Workpuls Teramind ActivTrak Hubstaff DeskTime Time Doctor RescueTime Kickidler Veriato Work Examiner
Price $6/user/month $6/user/month $7.20/user/month $7/user/month $7/user/month $9.99/user/month $6/user/month $9.99/user/month $150/licence/year $60/licence (lifetime)
Free trial 7 days 7 days No 14 days 14 days 14 days 30 days 7 days Yes 30 days
Ease of use Very easy Difficult Very easy Easy Easy Very easy Very easy Very easy Very difficult Easy
Unlimited (tracker working 24/7)
Fixed (defined working hours)
Automatic (when computer is connected to a specified network)
Manual (start/stop)
Project based (track time only on projects)
Stealth mode
App and website usage
Real-time monitoring
Offline time tracking
Activity levels
Remote desktop control
Website/activity blocking
Screenshots on demand
Screen recording
Productivity trends
Websites and apps labeling
Category labeling
Productivity alerts
User behavior analytics
Data loss prevention
Advanced file and web monitoring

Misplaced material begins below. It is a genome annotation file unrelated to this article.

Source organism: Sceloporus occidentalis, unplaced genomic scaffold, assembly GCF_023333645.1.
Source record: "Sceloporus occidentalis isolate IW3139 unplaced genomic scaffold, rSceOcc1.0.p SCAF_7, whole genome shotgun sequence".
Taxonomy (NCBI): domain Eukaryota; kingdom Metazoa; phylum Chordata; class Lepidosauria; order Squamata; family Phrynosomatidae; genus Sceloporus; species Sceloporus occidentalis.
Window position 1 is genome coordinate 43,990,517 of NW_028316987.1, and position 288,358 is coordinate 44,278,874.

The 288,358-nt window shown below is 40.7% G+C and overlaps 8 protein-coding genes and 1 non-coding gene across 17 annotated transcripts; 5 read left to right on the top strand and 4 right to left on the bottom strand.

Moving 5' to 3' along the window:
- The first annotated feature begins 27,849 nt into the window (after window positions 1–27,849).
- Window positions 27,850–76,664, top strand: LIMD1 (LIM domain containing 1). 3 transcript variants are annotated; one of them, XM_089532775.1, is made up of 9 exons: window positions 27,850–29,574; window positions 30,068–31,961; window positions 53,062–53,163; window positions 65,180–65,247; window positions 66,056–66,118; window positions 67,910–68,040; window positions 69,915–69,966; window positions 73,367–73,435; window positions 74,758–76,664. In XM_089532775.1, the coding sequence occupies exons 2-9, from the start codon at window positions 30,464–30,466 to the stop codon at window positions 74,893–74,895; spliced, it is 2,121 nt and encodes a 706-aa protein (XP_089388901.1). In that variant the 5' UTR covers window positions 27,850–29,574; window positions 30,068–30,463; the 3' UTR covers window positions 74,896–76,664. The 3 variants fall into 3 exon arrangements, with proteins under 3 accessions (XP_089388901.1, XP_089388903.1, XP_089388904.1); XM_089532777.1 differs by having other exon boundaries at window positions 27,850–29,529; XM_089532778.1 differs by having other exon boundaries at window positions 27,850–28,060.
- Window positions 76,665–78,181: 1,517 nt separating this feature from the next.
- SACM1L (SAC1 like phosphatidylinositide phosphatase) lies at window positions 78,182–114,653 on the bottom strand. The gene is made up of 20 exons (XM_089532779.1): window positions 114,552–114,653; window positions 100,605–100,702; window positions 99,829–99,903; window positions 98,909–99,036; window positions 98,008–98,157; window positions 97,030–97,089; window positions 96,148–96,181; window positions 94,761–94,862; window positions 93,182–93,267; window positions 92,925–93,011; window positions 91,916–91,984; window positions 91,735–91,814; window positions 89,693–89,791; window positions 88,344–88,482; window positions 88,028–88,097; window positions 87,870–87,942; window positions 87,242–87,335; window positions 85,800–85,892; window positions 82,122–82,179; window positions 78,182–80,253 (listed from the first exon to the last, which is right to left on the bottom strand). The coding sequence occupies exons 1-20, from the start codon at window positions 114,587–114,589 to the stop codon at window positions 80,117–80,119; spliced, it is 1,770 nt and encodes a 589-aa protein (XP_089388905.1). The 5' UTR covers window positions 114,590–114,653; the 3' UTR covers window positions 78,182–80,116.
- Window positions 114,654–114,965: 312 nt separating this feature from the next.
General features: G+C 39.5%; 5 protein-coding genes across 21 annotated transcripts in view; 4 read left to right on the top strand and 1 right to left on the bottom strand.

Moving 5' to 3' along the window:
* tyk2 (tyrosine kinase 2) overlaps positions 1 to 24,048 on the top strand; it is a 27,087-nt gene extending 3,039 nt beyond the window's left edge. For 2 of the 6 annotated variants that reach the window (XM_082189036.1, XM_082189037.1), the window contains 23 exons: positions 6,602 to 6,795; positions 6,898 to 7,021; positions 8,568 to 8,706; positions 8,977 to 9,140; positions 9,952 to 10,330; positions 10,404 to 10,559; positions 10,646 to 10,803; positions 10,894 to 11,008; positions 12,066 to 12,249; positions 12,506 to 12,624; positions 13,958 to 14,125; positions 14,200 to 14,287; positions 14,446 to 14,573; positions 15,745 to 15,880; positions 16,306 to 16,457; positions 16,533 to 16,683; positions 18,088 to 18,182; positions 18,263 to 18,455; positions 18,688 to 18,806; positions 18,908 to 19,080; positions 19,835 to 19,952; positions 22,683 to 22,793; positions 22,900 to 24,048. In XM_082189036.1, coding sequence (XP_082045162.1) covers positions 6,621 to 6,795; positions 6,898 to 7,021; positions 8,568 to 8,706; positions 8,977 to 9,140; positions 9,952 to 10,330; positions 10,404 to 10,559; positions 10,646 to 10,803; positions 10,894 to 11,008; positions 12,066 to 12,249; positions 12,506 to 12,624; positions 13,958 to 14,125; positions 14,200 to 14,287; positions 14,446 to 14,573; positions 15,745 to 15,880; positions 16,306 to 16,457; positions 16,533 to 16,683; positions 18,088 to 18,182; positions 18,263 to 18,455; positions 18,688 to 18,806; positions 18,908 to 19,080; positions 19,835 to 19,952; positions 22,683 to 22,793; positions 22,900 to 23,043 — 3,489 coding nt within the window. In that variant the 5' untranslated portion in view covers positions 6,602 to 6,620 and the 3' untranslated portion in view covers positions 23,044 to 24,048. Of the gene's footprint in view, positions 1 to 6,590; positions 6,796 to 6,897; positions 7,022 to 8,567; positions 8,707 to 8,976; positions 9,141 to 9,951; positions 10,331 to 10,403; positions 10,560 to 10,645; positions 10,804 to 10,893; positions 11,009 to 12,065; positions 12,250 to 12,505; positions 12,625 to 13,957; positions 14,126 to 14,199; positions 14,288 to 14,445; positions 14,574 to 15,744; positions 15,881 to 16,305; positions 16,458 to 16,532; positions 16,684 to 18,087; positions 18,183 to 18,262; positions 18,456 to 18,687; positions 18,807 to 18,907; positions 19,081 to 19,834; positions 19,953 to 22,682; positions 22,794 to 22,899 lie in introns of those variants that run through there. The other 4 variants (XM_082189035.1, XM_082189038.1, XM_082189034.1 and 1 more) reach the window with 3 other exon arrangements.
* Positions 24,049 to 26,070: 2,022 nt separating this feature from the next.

Productivity reports
Team reports
Email reports
Access management
Mac desktop app
Windows desktop app
Linux desktop app
Mobile app iOS, Android iOS, Android iOS, Android iOS, Android iOS, Android Android
Browser extension Chrome Chrome Chrome
Other Citrix, VMware Chrome OS
Support Phone, email, online Phone, email, online Phone, email, online Email, online Phone, email, online, in-person Online Phone, email, online Email, online, Viber, Whatsapp Phone, email, online, support ticket Phone, email, online
Knowledge base
Video tutorials
Integrations comming soon
Deployment cloud, on-premise cloud, on-premise, AWS, Azure cloud cloud cloud cloud cloud on-premise cloud, on-premise on-premise
Kronos Humanity Timeclockplus Tsheets Wheniwork Deputy Replicon Jibble EbilityTimeTracker OnTheClock BeeBole
Price(per month)Available upon requestFrom $2 per userAvailable upon requestFrom $6.40 per user+$16Free for up to 75 usersFrom $2.50 per userBasic plan:$30 for 5 users+$5 per additional userFrom $1.50 per employeeFrom $4 per user+$8From $2.20 per user$5.99 per user per month
Free trial30 days14 daysYes14 days14 days14 days30 days30 days,no credit card required
Ease of useDifficultEasyDifficultVery easyEasyEasyDifficultVery easyEasyEasyEasy
Timecard management
Shift Trading